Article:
Somewhere in Westlake, about 38 miles from Downtown Los Angeles —
As K-pop music played in the background, 17-year-old James Ford finished his work at his family-owned convenience store. He checked the time.
“12:29 AM?” James shook his head in disbelief.
“Oh, my-my-my, Oh, my-my-my,” store crew #1 sang.
“Woah, Woah, Woah,” store crew #2 danced.
“Listen, guys,” James said. “It’s late. I’m going home.”
“Yes, sir,” his two crews saluted. “Good night, sir. See you tomorrow, sir.”
James marched to the door and yelled, “Dudududu.”
“Ah yeah, Ah yeah,” his two boys screamed as James left the store laughing.
Adjusting his green shirt, he removed his baseball cap. James examined the word TRIGGERBOY on his green hat before putting it back on. Looking around the neighborhood, James heard a commotion nearby. It’s a robbery down the alley.
“Give us all your money!” the two robbers shouted.
“Please,” a frightened woman pleaded. “Don’t hurt me.”
Running towards the dark street, James recognized the voice. It’s Mrs. Bailey.
“Fifty bucks?” the first robber searched into the woman’s bag again. “That’s it?”
“We’ll just have to do that nearby convenience store next,” the second robber smirked.
“Good evening, Mrs. Bailey,” James surprised the robbers. “Don’t worry. I’m here.”
“Are you a wannabe hero?” the first robber asked while he brandished his big knife, “or just some stupid idiot?”
“Guys, return her stuff,” James marched forward. “If you know what’s good for you.”
“I will cut you up good,” the first robber threatened.
“A fair warning,” James rubbed his hands together. “Drop your knife and–”
Without hesitation, the first robber attacked, slashing James on the shoulder.
“How’s that for a warning, dumb@ss?” the first robber chuckled.
His laughter turned to utter disbelief as he saw James remained unharmed while his knife turned blunt.
“My turn,” James struck the first robber right on the head, knocking him out cold.
The second robber yelled, thrusting his knife into James’ chest.
“What the–” he stared at his broken knife. Throwing the knife away, he punched James in the face. “UGH! My hand–”
James whacked the second robber on the face, knocking him out too.
“Are you all right, Mrs. Bailey?”
“James,” Mrs. Bailey clapped her hands in delight. “My hero, thank you.”
“Can you call 911?” James asked.
She nodded as she dialed her phone while staring at the two unconscious robbers.
“Please be more careful, Mrs. Bailey. This place is no skid row,” James explained, “but you still shouldn’t be walking all alone at night. Please make sure you have a companion next time.”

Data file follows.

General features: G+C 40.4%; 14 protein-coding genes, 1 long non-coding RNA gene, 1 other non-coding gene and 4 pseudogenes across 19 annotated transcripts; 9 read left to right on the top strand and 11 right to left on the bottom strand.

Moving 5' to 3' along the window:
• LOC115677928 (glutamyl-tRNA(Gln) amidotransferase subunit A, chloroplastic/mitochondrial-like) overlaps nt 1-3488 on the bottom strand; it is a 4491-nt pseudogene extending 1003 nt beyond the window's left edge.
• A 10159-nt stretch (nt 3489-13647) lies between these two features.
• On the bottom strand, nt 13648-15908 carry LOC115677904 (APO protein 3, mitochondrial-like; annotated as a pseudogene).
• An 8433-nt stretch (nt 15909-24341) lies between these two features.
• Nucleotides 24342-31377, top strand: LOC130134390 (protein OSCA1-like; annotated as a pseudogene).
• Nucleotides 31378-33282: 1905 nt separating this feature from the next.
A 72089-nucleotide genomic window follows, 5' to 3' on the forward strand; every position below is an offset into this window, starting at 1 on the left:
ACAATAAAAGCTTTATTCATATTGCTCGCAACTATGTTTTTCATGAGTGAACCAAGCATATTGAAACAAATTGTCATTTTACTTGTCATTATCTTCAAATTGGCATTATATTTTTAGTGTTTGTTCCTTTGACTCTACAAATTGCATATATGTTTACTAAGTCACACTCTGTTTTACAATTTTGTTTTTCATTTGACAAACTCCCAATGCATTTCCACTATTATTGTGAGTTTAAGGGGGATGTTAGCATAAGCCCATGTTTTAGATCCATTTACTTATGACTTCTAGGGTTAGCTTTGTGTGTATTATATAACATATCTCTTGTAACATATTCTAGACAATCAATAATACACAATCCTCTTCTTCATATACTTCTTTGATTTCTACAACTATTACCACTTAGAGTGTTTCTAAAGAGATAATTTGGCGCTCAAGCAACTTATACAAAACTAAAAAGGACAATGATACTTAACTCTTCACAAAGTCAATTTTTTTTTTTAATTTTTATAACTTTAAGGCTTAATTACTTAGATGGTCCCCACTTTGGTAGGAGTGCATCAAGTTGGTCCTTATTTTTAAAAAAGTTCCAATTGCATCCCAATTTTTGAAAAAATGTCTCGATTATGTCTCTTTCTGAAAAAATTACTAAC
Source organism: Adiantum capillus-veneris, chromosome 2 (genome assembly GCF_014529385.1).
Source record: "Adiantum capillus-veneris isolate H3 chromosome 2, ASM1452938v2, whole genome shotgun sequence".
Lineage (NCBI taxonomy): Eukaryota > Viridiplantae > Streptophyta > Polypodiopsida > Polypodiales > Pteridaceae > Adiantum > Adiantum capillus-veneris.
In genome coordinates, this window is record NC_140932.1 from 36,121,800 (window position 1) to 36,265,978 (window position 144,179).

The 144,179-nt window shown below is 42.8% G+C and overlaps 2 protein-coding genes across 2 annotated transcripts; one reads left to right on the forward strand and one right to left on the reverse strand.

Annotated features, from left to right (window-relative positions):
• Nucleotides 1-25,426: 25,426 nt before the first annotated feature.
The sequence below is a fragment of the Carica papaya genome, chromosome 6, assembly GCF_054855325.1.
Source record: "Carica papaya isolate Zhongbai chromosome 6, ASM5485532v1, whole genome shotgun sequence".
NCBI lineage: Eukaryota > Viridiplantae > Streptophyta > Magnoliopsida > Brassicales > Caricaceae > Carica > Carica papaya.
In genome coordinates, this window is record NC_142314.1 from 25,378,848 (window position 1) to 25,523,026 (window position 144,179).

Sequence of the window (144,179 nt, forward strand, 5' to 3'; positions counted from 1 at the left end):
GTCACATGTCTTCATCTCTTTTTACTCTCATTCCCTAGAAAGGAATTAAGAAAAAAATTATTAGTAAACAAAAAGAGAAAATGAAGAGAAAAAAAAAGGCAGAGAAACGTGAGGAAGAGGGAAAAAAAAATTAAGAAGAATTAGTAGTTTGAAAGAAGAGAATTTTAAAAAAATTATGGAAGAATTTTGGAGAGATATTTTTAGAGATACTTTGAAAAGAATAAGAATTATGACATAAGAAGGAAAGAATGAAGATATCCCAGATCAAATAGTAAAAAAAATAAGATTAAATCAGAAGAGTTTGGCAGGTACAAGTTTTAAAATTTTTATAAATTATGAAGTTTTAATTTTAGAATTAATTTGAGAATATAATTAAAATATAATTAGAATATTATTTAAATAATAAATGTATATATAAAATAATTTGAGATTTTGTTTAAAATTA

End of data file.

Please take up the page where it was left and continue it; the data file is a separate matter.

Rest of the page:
“I was going to your store to buy some food, but I will keep that in mind. By the way, I would like for you to meet my granddaughter Lisa. She’s 16. She’s be in town next week, visiting me from her school break. You two would make a lovely pair.”
His jaw dropped.
“Anyway, how’s your father?” Mrs. Bailey asked.
“Oh,” his face beamed. “Dad’s getting better, so much better. Thanks for asking.”
“James, you go right ahead,” Mrs. Bailey said. “I’ll be fine. The cops are on their way.”
“Okay, Mrs. Bailey. Good night then,” James dashed back to the building. Up he went with the elevator to the sixth floor, room 19.
“Dad?” James saw his father sitting on his working table. “Good evening, Dad.”
“Hello, son,” Francisco Ford replied.
“What,” James said while embracing his father from the back, “have you been up?”
“I’m stuck with this chip and with not much progress.”
“Let me take care of that. Besides, it’s late. You get some sleep, and I will finish up.”
“Okay, son,” his 55-year-old father walked to his bedroom. “I’m going to get some shut eyes now.”
“Night, Dad,” James sat and began working on the chip. After some minutes, James threw his hands in the air. “Yes, I got it. I finally got it.”
He went to his sleeping father. Adjusting the hair, James revealed a big scar on his father’s forehead.
He placed his left hand on his father as a translucent coating appeared while a chip popped out from the big scar. Removing it with his right hand, James placed the new chip on his dad’s forehead as it glided through the translucent matter and into the big scar.
James removed his hand from his father as the coating disappeared. Kissing his father on the forehead, James whispered. “It will work. It has to work.”